A must-see for all fans of dystopian cinema.


I’ll slip in a current-affairs reference into this article for, let’s face it, recession’s not exactly painting the landscape in bright, Wizard of Oz Technicolor shades of glorified self-smugness. It is grey and gloomy; distinct features of the misery of dreary, dire dystopia.

But I will not go so far as to say that society at the moment is sliding deeper into Orwellian doom, because that would be a rather grim view and detract from the fact that this is meant to segue into a positive review about a jolly good film.

By definition a film by Terry Gilliam is not going to be an easy ride. A member of the famous comedy group Monty Python, Gilliam’s surreal animations for Monty Python’s Flying Circus reflect his unique and — shall we say — highly imaginative styles that can be seen throughout his films, which include Twelve Monkeys, set in a post-apocalyptic future, and Fear and Loathing in Las Vegas.

It could be said that his cinematic pièce de résistance is Brazil.

The film was released in 1985 and nominated for two Academy Awards. We enter the life of one Sam Lowry (Jonathan Pryce), a menial office lackey in the Ministry of Information. Sam is a dreamer who imagines himself to be a flying hero rescuing an unknown blonde woman from the evil of the fantasy around them, but he constantly finds his dreams interrupted by the stark grey bureaucracy of his life.

Sam’s mother, Ida Lowry (Katherine Helmond), is an unsympathetic socialite, who is more interested in advancing her son’s career and her own cosmetic surgery than listening to his problems.

From these seemingly pleasant-sounding scenes comes a darker side to Sam’s world.

Sam becomes dragged into Kafkaesque intrigue when a typing error causes the wrong man to be brought in for “special” questioning by Information Retrieval, resulting in the man’s death. Things take a turn for the strange when Jill (Kim Greist), the woman who witnesses the man being taken in, appears to look like the woman who Sam has been dreaming about saving.

From here, Gilliam leads the viewer on a chiaroscuro of confusion, wonder and dark abandon to how Sam’s actions at breaking the bureaucratic system lead to the film’s ultimately bittersweet end.

Also starring Michael Palin (also of Python fame), Robert De Niro and Ian Holm, Brazil is a masterpiece of the dystopian genre. I would not class it as an all-out dieselpunk film, perhaps even proto-cyberpunk, but the styling and costuming would not be out of place in a film noir setting, with Elsa Schiaparelli-inspired hats worn by Ida Lowry. The transport vehicles are both modern and futurist in glance, with lorries and vans next to the peculiar “bubble car” that Sam drives in the early part of the film.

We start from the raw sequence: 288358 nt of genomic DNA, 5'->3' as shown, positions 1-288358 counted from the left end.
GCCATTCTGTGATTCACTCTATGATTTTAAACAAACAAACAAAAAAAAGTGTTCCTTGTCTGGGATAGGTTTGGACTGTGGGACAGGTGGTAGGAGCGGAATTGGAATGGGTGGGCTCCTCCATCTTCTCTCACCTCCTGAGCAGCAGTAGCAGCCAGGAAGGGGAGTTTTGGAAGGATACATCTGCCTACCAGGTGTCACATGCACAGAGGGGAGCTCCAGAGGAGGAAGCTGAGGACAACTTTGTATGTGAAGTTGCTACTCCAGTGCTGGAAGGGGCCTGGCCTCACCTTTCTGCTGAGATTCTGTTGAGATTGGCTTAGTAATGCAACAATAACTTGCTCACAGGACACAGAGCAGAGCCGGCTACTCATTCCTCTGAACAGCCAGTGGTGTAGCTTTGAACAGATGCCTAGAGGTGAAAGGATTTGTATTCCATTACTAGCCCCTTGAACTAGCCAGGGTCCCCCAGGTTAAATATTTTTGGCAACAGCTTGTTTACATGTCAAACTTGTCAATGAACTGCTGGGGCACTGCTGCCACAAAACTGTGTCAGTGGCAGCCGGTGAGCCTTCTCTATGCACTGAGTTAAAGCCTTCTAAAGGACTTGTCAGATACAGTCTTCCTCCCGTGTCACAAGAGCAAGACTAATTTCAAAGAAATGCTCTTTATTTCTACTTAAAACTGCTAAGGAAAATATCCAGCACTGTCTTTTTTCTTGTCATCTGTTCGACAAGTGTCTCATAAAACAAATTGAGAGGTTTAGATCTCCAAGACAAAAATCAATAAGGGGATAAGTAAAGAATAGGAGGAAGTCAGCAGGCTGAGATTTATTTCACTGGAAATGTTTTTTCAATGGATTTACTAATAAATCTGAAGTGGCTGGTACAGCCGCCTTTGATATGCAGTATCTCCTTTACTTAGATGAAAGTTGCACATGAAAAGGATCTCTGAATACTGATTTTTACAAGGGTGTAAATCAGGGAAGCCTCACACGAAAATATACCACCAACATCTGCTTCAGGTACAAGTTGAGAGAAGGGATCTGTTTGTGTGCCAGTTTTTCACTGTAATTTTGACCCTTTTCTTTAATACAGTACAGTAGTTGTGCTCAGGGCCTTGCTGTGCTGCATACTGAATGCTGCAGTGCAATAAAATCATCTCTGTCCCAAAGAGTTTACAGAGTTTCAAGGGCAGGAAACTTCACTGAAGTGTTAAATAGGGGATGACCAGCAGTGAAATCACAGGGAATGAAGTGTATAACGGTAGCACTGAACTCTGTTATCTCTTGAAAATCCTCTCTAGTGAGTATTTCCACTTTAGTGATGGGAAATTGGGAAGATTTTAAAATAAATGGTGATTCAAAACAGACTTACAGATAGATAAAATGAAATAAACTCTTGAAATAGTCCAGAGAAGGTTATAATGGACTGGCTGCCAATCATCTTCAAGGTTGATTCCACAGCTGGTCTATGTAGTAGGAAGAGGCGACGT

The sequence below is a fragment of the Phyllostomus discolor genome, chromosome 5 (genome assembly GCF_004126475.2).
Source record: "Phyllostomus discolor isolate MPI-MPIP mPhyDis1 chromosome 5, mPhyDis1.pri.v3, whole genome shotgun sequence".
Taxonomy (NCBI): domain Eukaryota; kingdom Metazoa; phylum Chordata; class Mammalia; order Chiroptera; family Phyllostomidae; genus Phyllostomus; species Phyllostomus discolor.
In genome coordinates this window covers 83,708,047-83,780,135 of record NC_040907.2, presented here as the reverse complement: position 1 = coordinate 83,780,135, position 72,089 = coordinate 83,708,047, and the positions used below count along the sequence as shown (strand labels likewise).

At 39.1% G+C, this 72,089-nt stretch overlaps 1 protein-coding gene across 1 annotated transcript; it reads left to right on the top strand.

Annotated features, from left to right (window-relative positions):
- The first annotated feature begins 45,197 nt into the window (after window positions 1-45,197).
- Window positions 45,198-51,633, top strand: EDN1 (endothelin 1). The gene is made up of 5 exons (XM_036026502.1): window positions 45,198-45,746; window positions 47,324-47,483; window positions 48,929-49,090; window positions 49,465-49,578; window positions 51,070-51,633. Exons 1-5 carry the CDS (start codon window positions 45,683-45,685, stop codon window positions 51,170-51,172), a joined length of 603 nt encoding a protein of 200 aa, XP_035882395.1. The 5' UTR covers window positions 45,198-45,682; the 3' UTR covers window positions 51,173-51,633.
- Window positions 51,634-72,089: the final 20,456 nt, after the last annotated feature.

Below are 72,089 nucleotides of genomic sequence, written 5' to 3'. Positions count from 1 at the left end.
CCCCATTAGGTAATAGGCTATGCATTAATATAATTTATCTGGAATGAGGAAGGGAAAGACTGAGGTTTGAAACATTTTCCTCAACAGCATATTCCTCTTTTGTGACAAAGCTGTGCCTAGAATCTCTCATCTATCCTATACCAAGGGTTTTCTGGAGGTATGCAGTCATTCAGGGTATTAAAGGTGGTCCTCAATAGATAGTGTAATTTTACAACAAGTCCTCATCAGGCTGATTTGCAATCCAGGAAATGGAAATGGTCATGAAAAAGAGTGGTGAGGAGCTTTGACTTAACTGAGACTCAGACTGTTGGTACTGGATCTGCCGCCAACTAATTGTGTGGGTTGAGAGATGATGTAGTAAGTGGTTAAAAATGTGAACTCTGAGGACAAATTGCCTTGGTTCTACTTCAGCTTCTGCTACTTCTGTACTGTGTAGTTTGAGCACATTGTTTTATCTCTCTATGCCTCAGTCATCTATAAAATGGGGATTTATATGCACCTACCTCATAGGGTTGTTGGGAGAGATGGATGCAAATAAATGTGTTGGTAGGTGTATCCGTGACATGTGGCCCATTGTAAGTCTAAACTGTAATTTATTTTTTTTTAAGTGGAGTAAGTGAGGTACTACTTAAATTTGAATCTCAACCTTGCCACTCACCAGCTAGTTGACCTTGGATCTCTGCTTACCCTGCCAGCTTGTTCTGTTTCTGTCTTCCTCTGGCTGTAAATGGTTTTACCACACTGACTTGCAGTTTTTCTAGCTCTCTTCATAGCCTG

Technology is also original, with telephones missing numbers and requiring the plugging in of wires to contact people (plugging in and pipes make up a lot of Brazil‘s universe). The computers are retro in appearance, but not reminiscent of any era (not even the 1980s). Posters seen around the film read like a cross between World War II inspirational posters and Soviet propaganda, with taglines as: “The Truth Will Make You Free”, “Don’t Suspect A Friend, Report Him”, “Be Safe: Be Suspicious”.

Gilliam uses colors and setting to his advantage, with Ida Lowry’s shock, almost clown-like orange hair and muted grays to depict Sam’s despairing reality compared to the blue skies and bright sunlight of his dreamworld.

It would not be right to ignore that Brazil bears much resemblance to George Orwell’s Nineteen Eighty-Four, itself a grim metaphor for totalitarian regimes, also involving a protagonist who wants to break the oppressive system for a fleeting glimpse of what used to be better.

However, one could argue that Gilliam’s film looks more at the repetitive bureaucracy and also the increasingly commercial nature of society while Orwell’s novel has political overtones.

Brazil is indeed my favorite film. It is both funny and sad, deep and light, beautiful to look at while gritty and dark, weird and wonderful, fantasy yet a reflection on reality. There are moments of violence, often juxtaposed with a scene of calm, almost encroaching on horror, but in Gilliam’s dystopia, you would not expect anything less.

It should be warned that there are two versions of Brazil: one featuring the accepted, and Gilliam’s preferred, ending, and one with the love-conquers-all end demanded by the producers that butchered the film. See the accepted ending. The other one just doesn’t work. People may like a happy end, but this statement simply does not agree with the film. Trust me.

In the end, Brazil is a must-see for all fans of dystopian cinema and it looks good on your DVD shelf next to Dark City and Blade Runner.

This story first appeared in Gatehouse Gazette 6 (May 2009), p. 12-13, with the headline “Beneath an Amber Moon; Brazil”.

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